09 Jul

Welcome to Wealth Economics

The markets have incorrectly predicted a recovery in interest rates and the economy in 2009, 2010, 2011, 2012, 2013, 2014, and are currently predicting the recovery in 2015.

They have no idea what’s going on.

Real wages are falling downwards or stagnating and house prices are spiralling upwards, and economists have no idea why.

While trading interest rates in financial markets I developed a theory that enabled me to become Citibank’s most profitable trader globally in 2011.

The theory explains why interest rates have stayed low for 6 years longer than expected.

It also explains why real wages have fallen and houses have become less affordable, and why these trends will continue indefinitely until we take action.

This theory has been, and continues to be very profitable for predicting global markets.  I could make money from it, and you can make money from it, but it will be impossible for us to increase wages or improve housing affordability unless this theory becomes widely understood, so I have chosen to try and go public with the theory.

If you are new to this site, I recommend starting with the introduction.  It explains a little about the theory and how I developed it.

The theory is then explained in three parts.  It takes about 30 minutes to cover the whole theory, and is written very simply, so that anyone can understand.  No advanced economics of the theory is needed.

I have also included a short piece on how to fix the problem, raise wages and make housing more affordable.

If you like my writing so much that you want to read more of it, I will be sporadically posting blog entries.

2 thoughts on “Welcome to Wealth Economics

  1. thank you for putting this out there Gary.

    I agree wholeheartedly with everything you have to say, except the solution. I think putting time frames on the ownership of assets would be a disincentive to the development of those assets, particularly land, which would have a detrimental effect.

    I would prefer to see a tax structure that allows some accumulation of wealth but provides a disincentive to accumulate excess wealth. It is reasonable to allow the accumulation of wealth so that the majority of people are able to support themselves in retirement and provide some limited support for their children as they set out on their own.

    I would aim for:

    1. The limitation of the attractiveness of tax havens – disallow any transfer payments to regions with distortionary tax rates

    2. Broad-based land taxes – reduces the incentive of holding land that is not being used in a productive way, allows for steady govt income streams to support services related to that land and acts as quasi wealth tax

    3. Progressive tax scales – allowing for modest contributions up to an income large enough for a basic lifestyle, more punitive at incomes that exceed the basic income by many multiples. If most of that income is being saved, amplifying wealth inequality, then part of that excess income should be used to reduce the effects of that inequality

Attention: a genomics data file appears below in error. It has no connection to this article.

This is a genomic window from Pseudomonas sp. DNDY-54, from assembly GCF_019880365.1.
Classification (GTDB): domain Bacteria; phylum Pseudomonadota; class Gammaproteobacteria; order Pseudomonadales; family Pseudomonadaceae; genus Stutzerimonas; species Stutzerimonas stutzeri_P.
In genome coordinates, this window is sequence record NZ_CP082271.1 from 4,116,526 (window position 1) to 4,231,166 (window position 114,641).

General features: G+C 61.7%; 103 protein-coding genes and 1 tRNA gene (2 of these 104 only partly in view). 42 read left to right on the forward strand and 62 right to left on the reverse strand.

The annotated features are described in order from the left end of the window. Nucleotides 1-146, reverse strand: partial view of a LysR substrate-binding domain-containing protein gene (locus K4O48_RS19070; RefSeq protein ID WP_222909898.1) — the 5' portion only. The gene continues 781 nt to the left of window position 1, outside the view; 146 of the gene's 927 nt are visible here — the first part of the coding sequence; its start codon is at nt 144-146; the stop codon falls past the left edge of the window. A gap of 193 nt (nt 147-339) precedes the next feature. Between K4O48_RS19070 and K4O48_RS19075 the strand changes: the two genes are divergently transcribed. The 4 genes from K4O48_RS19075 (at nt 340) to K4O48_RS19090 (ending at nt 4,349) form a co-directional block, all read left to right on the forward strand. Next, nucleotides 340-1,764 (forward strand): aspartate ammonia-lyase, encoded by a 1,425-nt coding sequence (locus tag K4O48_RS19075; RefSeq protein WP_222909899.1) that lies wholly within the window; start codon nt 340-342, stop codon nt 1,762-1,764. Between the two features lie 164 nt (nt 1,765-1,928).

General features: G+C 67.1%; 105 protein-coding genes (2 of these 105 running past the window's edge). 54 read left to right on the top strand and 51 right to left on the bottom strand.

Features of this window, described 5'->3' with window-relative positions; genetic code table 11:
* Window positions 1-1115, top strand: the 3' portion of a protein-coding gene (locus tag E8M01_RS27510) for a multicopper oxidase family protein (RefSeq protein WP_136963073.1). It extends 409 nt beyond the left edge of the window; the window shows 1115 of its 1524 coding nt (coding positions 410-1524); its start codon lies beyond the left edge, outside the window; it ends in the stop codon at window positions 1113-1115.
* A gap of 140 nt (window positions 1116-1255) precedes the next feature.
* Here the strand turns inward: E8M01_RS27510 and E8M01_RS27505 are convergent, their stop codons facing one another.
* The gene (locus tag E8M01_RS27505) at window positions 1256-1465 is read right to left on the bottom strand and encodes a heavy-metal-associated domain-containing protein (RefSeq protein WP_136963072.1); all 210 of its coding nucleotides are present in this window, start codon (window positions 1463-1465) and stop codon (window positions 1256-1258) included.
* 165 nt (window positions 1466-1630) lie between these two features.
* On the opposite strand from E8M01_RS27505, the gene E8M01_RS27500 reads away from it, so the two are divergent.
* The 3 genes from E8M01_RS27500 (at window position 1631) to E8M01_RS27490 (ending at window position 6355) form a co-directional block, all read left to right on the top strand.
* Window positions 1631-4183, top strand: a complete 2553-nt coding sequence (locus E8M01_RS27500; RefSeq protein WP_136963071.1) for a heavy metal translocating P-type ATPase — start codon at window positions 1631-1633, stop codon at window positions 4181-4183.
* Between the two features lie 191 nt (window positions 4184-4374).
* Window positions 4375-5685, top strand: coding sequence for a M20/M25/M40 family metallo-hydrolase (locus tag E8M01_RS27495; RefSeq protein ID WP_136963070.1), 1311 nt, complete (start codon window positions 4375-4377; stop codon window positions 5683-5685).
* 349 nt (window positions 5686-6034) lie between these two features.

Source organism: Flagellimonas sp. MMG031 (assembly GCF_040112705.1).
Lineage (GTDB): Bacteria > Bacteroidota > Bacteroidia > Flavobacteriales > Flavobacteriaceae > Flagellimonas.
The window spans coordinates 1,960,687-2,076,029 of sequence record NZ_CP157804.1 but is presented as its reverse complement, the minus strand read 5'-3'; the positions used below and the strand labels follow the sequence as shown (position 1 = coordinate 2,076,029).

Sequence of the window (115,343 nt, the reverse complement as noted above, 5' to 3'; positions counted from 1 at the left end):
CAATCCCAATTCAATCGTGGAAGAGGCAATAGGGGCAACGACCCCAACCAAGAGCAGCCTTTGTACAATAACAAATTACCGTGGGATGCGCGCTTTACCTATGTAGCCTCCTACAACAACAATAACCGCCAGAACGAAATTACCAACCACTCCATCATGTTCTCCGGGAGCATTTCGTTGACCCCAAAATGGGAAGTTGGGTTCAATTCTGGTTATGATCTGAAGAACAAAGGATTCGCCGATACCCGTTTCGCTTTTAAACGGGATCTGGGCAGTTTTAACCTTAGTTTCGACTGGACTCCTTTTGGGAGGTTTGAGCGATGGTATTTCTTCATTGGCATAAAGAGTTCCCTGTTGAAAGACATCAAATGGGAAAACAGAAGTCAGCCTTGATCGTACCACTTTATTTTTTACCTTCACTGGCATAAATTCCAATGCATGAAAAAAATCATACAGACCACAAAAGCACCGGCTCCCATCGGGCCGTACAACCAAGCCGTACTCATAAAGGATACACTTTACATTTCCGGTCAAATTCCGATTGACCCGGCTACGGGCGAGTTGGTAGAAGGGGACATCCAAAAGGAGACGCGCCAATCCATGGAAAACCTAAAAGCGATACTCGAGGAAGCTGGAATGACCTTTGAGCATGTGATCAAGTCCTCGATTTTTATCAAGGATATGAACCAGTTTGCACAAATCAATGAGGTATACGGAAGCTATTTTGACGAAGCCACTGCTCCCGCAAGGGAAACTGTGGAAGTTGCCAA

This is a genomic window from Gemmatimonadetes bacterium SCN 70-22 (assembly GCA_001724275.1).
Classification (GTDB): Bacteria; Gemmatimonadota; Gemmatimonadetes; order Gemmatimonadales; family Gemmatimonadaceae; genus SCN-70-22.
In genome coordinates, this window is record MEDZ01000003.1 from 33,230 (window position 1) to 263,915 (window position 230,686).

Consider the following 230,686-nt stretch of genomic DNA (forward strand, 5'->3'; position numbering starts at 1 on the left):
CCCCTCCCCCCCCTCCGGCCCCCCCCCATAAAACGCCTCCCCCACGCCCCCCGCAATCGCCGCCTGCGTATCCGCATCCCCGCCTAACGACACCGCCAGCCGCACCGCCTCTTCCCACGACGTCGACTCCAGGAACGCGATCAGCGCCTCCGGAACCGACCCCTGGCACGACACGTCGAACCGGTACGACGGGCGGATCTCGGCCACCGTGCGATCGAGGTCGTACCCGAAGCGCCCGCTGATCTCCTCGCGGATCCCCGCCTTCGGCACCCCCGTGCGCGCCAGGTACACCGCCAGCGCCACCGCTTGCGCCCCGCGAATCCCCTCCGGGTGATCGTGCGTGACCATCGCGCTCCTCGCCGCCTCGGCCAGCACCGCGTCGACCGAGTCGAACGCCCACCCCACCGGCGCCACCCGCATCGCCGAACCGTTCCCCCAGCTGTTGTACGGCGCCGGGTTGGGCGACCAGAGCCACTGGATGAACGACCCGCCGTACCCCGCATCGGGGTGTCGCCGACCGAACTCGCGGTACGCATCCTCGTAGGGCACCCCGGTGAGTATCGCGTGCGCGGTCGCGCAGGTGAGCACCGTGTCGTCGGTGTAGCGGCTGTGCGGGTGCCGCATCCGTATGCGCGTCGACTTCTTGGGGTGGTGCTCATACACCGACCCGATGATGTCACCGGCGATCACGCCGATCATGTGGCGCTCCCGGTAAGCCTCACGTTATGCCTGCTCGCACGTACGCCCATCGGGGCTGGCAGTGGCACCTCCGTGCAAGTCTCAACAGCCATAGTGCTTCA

4. Wealth taxes – Less attractive and administratively difficult but should be designed in a way that captures the growth in wealth each year. There is little practical difference been capital growth and yield in a portfolio of assets but tax on capital growth is generally not captured until an asset is sold. This should be coupled with estate tax to capture hidden gains not previously declared.

    Unfortunately however, our reality is that these ideas are smacked down time and again because with wealth, comes power and that power allows the blocking of any regime that would seek to limit the ability of those powerful and wealthy people to accumulate more wealth.

    above all else, education is the key, and your contribution helps to add to that and for that, I thank you.

    • Hi there Mark and thank you for your detailed message. Sorry for my delay in replying, I put this website up 5 years ago and only recently realised it has been getting traffic since my Guardian article!

      At this particular moment in time, I am not overly concerned with disincentivising investment. The reason I say this is that, as I guess you are probably aware since you seem quite well informed on economics, we have, since 2008, been in a near-enough permanent state of central banks struggling to encourage people to spend more and save less. As such, until we have gotten the economy out of the low-demand, zero-interest rate world that we have been in for a long time now, I think it would actually be a good thing to encourage people to spend more, rather than to invest. You are of course right that investment is important, and in the future, under my policy, underinvestment could become a problem, but I think the more pressing concern right now, and since 2008, has actually been underspending.

      That said, I am not at all tied to any one specific way of reducing wealth inequality. My time limit idea is more of an interesting thought experiment at this point, to get people thinking about possible ideas. The most important thing, in my opinion, is to find a way to reduce wealth inequality, and there are many possible ways to do that, such as some of the ideas that you have suggested. The most important thing is that we choose one of them, and prevent wealth from becoming even more concentrated.


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